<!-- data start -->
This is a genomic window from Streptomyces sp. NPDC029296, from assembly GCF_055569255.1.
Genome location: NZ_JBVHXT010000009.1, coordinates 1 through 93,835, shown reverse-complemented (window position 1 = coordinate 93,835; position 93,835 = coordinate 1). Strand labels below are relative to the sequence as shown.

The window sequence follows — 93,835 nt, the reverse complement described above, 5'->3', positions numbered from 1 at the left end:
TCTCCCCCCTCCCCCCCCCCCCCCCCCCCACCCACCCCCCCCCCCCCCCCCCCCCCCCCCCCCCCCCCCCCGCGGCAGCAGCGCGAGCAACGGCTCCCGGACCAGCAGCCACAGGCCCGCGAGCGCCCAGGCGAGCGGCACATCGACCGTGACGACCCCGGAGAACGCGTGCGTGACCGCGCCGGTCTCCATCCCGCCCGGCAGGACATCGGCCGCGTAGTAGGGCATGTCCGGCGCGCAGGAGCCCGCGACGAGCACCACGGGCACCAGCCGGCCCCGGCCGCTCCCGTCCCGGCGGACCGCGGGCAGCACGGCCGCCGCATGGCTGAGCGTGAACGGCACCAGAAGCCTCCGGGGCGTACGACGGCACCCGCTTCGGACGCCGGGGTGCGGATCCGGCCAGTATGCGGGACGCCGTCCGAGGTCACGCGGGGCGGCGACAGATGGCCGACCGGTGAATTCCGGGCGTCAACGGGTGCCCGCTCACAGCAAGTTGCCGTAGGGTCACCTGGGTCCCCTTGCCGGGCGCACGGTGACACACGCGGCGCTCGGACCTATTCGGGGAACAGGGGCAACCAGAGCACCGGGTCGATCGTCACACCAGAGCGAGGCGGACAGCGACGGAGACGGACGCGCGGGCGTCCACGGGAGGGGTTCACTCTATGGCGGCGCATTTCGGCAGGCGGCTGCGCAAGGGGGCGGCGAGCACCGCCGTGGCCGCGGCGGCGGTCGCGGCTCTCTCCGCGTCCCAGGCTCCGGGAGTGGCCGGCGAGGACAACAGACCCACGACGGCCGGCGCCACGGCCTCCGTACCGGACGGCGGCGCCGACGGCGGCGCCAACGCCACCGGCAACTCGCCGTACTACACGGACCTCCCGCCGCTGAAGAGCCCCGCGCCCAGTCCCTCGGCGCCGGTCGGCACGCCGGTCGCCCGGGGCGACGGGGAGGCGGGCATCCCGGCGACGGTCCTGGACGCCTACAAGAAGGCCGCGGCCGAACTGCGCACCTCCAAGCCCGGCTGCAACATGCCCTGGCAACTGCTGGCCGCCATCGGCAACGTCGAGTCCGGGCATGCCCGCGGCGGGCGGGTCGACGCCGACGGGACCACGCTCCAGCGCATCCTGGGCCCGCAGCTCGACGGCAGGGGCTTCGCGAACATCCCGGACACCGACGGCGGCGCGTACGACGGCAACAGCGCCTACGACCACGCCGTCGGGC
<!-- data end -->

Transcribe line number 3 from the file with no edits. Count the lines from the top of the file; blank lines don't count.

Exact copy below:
The window sequence follows — 93,835 nt, the reverse complement described above, 5'->3', positions numbered from 1 at the left end: